There is a contingent of New Yorkers who hold out the eternal hope that their city can be made to make sense. And for a subset of policy wonks, the perfect, elusive mechanism for producing that logical city is a Comprehensive Plan: one glorious document that would guide developers and elected officials in building apartments where they’re needed, opening new schools before the old ones become overcrowded, and mapping out how many people are likely to be commuting where. Today, city council speaker Corey Johnson announced that he’s introducing legislation to mandate that all-over approach. A new law, laid out in a report compiled by council staff, would provide an antidote to the messy, piecemeal collection of stutter-steps that currently substitutes for a planning process. It would rationalize New York’s process for figuring out its future, bringing it into line with many other municipalities all over the world. Individual neighborhoods would start by compiling their varied needs and aspirations. The city would assess broad, long-term goals for attracting business, fixing bridges, and climate-proofing the coastline, and compare them to actual conditions. Planning and budgeting would be brought under one procedural roof. The goal is to avoid screw-ups like constructing Brooklyn Bridge Park before fixing the BQE, which made a highway overhaul infinitely more complicated and expensive.
Many sages and committees have produced such panoramic visions in the past, but they’ve always been a hard sell, or else they’ve gotten mired in vagueness. “Comprehensive long-term planning has never truly gained credence in New York City,” reads the report intended to give comprehensive long-term planning credence. A few years ago, the commission established to revise the city charter considered embedding such a process in New York’s basic operating system — and found itself so bombarded by conflicting agendas and incompatible proposals that it punted. The real-estate business bristles at new rules that might infringe on developers’ freedom to buy and build, block by block, as they see fit. Neighborhood activists look with suspicion at top-down efforts to impose, or even encourage, new construction. Separate city agencies might be reluctant to give up the right to make decisions that conflict with other agencies’ decisions. And yet all of them can agree that the current system is awful, and all of them want predictability and relief.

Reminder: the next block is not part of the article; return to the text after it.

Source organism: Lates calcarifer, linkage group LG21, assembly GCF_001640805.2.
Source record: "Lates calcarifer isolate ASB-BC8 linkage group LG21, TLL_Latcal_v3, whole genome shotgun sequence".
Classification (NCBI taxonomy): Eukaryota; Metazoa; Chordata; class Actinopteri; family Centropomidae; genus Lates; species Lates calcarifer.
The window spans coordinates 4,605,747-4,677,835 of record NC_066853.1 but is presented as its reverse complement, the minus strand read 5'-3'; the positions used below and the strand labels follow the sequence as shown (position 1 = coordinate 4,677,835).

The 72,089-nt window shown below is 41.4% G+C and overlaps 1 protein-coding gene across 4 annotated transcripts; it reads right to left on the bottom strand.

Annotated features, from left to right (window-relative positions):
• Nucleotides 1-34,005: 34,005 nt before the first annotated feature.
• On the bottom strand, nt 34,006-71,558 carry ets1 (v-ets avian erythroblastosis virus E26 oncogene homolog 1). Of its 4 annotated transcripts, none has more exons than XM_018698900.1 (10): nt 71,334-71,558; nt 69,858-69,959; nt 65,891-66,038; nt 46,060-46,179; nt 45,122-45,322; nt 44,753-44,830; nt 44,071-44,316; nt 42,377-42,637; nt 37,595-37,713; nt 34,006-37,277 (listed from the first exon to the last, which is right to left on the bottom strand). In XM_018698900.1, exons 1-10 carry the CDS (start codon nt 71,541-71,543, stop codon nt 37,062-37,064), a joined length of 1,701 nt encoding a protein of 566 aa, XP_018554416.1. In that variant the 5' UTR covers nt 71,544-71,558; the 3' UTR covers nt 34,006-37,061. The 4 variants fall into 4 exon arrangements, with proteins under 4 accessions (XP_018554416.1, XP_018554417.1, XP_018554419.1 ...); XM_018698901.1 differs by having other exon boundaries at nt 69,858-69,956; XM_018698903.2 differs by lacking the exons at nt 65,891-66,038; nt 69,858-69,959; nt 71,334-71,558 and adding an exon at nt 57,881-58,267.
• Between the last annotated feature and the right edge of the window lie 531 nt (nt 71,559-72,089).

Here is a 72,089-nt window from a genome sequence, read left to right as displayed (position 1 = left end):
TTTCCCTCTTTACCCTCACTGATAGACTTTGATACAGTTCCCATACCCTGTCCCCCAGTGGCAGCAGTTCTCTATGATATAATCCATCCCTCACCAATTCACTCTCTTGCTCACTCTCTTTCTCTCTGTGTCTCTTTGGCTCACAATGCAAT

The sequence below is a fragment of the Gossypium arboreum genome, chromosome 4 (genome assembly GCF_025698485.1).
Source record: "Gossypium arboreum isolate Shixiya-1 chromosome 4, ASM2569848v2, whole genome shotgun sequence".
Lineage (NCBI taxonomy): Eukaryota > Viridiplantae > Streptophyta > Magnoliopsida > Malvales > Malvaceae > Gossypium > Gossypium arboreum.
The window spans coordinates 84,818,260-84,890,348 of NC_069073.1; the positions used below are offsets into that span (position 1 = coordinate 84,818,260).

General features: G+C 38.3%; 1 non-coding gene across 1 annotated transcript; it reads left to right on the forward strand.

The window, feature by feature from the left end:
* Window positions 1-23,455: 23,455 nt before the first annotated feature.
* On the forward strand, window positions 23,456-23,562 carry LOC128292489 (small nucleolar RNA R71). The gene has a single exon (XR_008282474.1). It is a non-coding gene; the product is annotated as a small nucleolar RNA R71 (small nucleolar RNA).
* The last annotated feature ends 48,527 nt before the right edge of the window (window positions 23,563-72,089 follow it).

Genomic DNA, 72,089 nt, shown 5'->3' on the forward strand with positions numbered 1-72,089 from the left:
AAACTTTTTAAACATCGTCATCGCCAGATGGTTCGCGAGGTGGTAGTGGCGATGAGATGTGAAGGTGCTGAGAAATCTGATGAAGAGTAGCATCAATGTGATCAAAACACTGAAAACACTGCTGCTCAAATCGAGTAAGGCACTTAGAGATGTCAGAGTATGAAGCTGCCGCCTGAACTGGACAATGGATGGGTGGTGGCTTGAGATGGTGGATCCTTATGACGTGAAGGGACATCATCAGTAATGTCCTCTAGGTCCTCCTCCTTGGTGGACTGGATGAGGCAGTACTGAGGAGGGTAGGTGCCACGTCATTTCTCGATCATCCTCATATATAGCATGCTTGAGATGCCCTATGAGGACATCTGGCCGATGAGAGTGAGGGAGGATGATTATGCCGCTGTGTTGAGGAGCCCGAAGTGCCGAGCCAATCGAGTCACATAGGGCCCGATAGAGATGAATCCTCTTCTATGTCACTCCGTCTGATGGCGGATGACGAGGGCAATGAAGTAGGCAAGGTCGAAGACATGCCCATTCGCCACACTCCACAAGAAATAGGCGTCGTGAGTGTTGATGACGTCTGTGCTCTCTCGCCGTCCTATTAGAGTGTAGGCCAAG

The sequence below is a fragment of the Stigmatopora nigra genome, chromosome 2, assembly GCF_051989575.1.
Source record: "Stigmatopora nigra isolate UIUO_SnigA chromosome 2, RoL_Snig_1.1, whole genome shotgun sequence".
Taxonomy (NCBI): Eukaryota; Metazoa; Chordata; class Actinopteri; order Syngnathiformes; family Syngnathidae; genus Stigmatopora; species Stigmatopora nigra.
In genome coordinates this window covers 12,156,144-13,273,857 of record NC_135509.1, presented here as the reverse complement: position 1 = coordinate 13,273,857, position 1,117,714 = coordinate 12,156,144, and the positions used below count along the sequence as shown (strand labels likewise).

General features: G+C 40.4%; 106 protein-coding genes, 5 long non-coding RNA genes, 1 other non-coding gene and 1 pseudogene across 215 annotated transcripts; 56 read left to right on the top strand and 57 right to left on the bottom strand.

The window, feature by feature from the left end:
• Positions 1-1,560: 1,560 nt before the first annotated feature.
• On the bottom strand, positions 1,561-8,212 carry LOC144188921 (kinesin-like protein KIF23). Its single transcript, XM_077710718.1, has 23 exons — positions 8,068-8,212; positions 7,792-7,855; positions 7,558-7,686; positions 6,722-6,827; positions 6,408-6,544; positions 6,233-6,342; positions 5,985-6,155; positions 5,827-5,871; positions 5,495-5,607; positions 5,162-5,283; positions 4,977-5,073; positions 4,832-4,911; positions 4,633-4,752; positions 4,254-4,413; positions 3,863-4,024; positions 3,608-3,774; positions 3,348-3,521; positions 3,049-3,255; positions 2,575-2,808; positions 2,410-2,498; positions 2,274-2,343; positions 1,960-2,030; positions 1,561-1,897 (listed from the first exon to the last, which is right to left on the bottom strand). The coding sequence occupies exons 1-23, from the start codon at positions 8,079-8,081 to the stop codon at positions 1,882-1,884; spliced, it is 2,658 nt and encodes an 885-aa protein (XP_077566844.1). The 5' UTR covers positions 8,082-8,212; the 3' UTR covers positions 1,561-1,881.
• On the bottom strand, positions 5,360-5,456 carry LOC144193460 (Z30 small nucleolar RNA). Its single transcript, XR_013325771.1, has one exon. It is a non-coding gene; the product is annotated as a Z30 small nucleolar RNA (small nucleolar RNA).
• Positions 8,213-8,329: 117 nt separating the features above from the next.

Comprehensive planning might have a better shot than it has before because in a crisis, the human costs of inefficiency become impossible to ignore. The city’s government is a giant squid of bureaucracy whose right tentacles don’t know what the left tentacles are doing. In Downtown Brooklyn, an area theoretically rezoned as a business district produced only residential towers, which swamped (and effectively segregated) the local school. During the Bloomberg years, waterfront areas got residents but no transit, transit-rich areas won promises of no more growth, and developers were forced to build unnecessary and counterproductive parking. Later, de Blasio’s affordable housing push that was supposed to promote equity instead wound up being seen by many residents of low-income neighborhoods as a form of racist colonization. Every large-scale rezoning is treated as a singular event — an opportunity by some, a scam by others—totally disconnected from what’s happening in other parts of the city.
Would a single, big citywide plan resolve all these contradictions? Unlikely. But it could bring some much-needed predictability to the question of what gets built where. Even more important, it could bake social equity goals and community needs into a process that has largely ignored them. Right now, any neighborhood has the theoretical right to come up with its own development strategy and submit it to the city for certification. In practice, that rarely happens and when it does, the city planning department generally ignores the result. A new framework would aim to triangulate more efficiently among local needs (more grocery stores, better health care, a faster bus line!), citywide priorities (the jail/wastewater treatment plant/tow pound’s got to go somewhere), and developers’ desires (to build as much and as high as the market will allow).
Even if Johnson’s effort is fantastically successful, the chaotic status quo still has a long reign ahead. The current city council has a scant year left before two-thirds of its members (including Johnson) lose their jobs to term limits. And even if the legislation passed before that deadline, the new law would launch a ten-year cycle in 2022 and yield its first actual set of guidelines four years later. What we have for now is a plan to consider how to make a plan for making future plans. It’s a start.